Monday, 30 June 2014

Cover artwork for Black Ceremonies

We now have the final artwork for Charles Black's story collection Black Ceremonies, courtesy of the artist Paul Mudie. This will be published by Parallel Universe Publications later this year as a trade paperback.

Cover artwork by Paul Mudie

High School Musical

http://react-academy.webs.com/It's been a busy weekend, starting Thursday night. My daughter's drama school, ReAct, were performing High School Musical at Oswaldtwistle Civic Theatre Thursday night, Friday night, Saturday afternoon and evening. Lin and I were working front of house on each of these performances, Lin selling programs while I handled the raffle. We also watched every performance. It says something about the standard of the kids on stage that we enjoyed them all, especially the final night. They were tremendous. Some great singing, brilliant performances and an unbelievable amount of energy!

Sunday was our daughter, Cassandra's 30th birthday, which we celebrated with a family meal out at the Red Lion in Blackburn.

The birthday card and cake that my wife Linden made



Sunday, 29 June 2014

First stories accepted for Kitchen Sink Gothic

We have already accepted three stories for our forthcoming anthology Kitchen Sink Gothic due to be published by Parallel Universe Publications next year.

SUBMISSIONS

Parallel Universe Publications is now accepting submissions, either original or reprints, for an anthology of stories inspired by the classic British cinema/theatre phenomenon known as kitchen sink drama. 

What Culture described it as: "A determination to examine the lives of the working and dispossessed classes in a non sentimental way...The movement began in the late 1950s and has survived to this day with the oeuvre of Ken Loach and films such as Nil By Mouth. Tackling thorny themes is a trademark of the Kitchen Sink drama. Abortion, divorce, homelessness, single motherhood, inter racial sex, poverty and homosexuality were all ripe topics to be examined. There was also the advent of The Angry Young Man – usually working class men railing against everyone and everything."

That fount of all knowledge, Wikipedia, describes it as: "a term coined to describe a British cultural movement that developed in the late 1950s and early 1960s in theatre, art, novels, film and television plays, whose 'heroes' usually could be described as angry young men. It used a style of social realism, which often depicted the domestic situations of working-class Britons living in cramped rented accommodation and spending their off-hours drinking in grimy pubs, to explore social issues and political controversies.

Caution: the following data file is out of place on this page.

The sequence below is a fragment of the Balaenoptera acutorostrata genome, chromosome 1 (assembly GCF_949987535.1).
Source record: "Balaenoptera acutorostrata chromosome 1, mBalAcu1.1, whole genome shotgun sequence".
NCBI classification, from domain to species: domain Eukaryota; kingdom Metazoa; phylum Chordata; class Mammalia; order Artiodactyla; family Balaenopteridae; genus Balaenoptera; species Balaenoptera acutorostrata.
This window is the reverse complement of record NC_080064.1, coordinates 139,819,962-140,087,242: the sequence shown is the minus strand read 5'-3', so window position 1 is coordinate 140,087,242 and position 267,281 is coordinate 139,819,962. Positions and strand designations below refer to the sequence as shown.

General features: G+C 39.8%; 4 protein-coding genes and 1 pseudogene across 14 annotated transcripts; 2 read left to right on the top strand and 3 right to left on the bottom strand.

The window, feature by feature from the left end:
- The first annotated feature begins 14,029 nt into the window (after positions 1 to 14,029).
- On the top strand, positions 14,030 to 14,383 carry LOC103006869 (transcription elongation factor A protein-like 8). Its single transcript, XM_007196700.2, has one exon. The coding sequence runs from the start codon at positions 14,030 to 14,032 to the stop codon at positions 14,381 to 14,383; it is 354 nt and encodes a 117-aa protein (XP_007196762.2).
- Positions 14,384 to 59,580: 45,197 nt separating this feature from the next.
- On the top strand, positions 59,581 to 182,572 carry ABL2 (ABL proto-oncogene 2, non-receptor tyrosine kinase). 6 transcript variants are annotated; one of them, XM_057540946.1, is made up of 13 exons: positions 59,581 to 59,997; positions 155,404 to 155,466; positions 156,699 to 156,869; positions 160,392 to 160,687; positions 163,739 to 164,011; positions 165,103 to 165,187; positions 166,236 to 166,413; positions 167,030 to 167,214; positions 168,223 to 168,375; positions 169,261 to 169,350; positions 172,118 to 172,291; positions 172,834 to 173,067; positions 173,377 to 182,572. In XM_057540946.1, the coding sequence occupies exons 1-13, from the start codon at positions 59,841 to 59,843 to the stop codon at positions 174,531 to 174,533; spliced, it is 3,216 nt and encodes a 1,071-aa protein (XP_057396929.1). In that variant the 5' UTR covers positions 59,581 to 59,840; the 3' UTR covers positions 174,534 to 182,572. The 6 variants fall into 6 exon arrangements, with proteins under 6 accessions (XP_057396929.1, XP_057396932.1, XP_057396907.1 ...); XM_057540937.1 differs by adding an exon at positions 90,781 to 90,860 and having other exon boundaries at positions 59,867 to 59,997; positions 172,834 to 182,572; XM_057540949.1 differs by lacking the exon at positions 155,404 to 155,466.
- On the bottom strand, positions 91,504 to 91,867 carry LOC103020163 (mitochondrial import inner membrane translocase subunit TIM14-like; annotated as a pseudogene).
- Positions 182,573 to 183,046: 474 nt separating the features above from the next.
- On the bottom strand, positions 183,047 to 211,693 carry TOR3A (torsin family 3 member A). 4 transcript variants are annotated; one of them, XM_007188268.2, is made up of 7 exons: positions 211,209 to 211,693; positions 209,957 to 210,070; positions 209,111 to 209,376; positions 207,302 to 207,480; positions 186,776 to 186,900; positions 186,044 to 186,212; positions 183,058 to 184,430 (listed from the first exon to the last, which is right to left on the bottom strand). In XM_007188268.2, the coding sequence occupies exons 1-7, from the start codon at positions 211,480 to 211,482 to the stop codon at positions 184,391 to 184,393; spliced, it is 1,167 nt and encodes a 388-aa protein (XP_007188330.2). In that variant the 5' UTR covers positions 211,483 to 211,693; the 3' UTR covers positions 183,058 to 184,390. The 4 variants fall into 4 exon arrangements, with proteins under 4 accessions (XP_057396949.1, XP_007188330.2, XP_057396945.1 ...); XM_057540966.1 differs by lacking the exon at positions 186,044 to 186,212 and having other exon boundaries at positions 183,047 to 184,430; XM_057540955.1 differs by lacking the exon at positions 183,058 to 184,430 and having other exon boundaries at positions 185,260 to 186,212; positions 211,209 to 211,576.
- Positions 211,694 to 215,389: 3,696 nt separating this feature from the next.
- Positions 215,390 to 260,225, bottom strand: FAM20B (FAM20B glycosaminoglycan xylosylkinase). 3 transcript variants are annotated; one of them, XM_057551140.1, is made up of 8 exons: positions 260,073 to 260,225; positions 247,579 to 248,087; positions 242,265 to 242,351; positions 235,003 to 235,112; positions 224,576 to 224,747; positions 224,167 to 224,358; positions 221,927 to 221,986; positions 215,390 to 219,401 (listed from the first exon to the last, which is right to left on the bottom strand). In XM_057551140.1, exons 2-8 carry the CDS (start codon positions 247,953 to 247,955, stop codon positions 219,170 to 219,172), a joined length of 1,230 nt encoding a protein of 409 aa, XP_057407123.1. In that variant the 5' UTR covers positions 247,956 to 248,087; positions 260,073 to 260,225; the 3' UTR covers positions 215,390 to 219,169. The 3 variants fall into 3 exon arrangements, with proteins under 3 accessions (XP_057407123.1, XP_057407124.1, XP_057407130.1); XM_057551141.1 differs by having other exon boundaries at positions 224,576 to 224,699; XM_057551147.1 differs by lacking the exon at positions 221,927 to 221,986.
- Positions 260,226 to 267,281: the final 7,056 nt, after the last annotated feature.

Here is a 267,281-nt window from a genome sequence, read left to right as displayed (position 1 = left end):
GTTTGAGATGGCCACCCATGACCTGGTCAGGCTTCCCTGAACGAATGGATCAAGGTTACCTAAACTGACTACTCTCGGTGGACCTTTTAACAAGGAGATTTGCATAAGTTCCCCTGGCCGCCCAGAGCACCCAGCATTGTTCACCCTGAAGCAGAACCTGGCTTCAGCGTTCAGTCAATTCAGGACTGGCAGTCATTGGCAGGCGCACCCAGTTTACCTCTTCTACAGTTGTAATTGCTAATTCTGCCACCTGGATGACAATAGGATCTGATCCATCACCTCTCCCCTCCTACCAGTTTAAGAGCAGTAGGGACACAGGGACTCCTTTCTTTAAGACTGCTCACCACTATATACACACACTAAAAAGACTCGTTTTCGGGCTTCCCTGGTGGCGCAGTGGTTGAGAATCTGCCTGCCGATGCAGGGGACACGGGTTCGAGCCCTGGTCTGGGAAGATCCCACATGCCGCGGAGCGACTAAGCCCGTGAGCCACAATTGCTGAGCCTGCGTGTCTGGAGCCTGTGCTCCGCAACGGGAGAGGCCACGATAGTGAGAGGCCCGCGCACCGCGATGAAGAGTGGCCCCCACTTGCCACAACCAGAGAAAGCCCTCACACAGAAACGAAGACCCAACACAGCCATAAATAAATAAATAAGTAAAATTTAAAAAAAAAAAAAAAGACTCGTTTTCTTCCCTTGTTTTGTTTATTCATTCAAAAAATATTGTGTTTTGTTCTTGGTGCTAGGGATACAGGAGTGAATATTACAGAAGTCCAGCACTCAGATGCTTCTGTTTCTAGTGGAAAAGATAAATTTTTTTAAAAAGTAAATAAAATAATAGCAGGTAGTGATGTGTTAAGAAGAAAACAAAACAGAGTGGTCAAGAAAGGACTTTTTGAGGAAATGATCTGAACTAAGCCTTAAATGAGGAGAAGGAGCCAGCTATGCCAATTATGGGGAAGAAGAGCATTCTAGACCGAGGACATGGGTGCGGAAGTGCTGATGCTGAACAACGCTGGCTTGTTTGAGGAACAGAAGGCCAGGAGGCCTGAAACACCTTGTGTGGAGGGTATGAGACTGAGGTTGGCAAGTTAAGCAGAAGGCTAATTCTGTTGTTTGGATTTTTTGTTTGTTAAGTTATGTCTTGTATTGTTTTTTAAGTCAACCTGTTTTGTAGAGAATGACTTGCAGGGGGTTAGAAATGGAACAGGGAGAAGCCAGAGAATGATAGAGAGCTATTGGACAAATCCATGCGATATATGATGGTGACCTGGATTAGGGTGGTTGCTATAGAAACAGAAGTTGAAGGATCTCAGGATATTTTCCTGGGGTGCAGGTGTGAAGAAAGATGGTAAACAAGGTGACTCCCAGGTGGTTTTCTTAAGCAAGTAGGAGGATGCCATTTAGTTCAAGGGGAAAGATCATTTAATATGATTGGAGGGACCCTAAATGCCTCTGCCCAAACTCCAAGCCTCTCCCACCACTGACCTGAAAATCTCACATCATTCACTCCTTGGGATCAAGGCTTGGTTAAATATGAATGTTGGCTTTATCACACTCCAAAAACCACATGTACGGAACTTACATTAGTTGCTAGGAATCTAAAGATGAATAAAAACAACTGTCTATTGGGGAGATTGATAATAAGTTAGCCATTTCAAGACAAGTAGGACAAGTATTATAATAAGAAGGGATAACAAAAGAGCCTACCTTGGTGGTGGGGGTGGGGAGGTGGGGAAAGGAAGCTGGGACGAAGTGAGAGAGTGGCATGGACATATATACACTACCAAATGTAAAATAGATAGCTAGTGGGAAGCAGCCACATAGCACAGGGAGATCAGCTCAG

The films, plays and novels employing this style are set frequently in poorer industrial areas in the North of England, and use the rough-hewn speaking accents and slang heard in those regions. The film It Always Rains on Sunday (1947) is a precursor of the genre, and the John Osborne play Look Back in Anger (1956) is thought of as the first of the idiom.
The gritty love-triangle of Look Back in Anger, for example, takes place in a cramped, one-room flat in the English Midlands. The conventions of the genre have continued into the 2000s, finding expression in such television shows as Coronation Street and EastEnders.[1]
In art, "Kitchen Sink School" was a term used by critic David Sylvester to describe painters who depicted social realist-type scenes of domestic life.[2]"

We look forward to tales of darkness and horror, of the supernatural and the weird within the overall framework of the social realism of the kitchen sink drama. 

Please send your submissions to rileybooks@ntlworld.com headed "Kitchen Sink Gothic" as an attachment in either doc or docx.
We welcome either new stories or reprints. If a reprint please add details of previous publication. We have no firm maximum length though obviously the longer the story the better it will need to be to be accepted.

Payment will be £5 per thousand words and a contributor's copy of the book.


Thursday, 26 June 2014

Parallel Universe Publications has a Facebook Page

We now have a dedicated Facebook page for Parallel Universe publications. Check it out on www.facebook.com/paralleluniversepublications.

We are already starting to receive submissions for our Kitchen Sink Gothic anthology. Details about submissions are here.

Tuesday, 24 June 2014

The Queen and the Iron Throne

Strange to see our Queen gazing at the Iron Throne from Game of Thrones. Link.


Black Ceremonies - a collection of stories by Charles Black

Parallel Universe Publications will be publishing Charles Black's collection of short horror stories, Black Ceremonies, in October this year.

The book will include:

The Coughing Coffin
Call of the Damned
To Summon a Flesh-Eating Demon
The Revelations of Dr Maitland
Face to Face
A Fistful of Vengeance
The Obsession of Percival Cairstairs
Tourist Trap

The book's cover is by Paul Mudie, well known for his striking covers for the Black Books of Horror. The accompanying illustration is an unfinished glimpse of it.

Monday, 23 June 2014

Scardiff - 19th October

http://scardiff.co.uk/
With the convention we would normally attend looking less attactive at the moment for a variety of reasons, Lin and I are seriously thinking of going to Scardiff this year. Our friend, Charles Black, already has a dealer's table booked for his fantastic Mortbury Press, not to mention Steve Upham's Screaming Dreams.

Although it's only a one day event, it looks packed with activities and has an interesting array of guests. Plus, I have never visited Cardiff before and perhaps it's not before time.


Saturday, 21 June 2014

Friday, 20 June 2014

Kitchen Sink Gothic - an anthology

Charlie Creed-Miles in Wild Bill (2011)
Parallel Universe Publications is now accepting submissions for an anthology of stories inspired by the classic British cinema/theatre phenomena known as kitchen sink drama.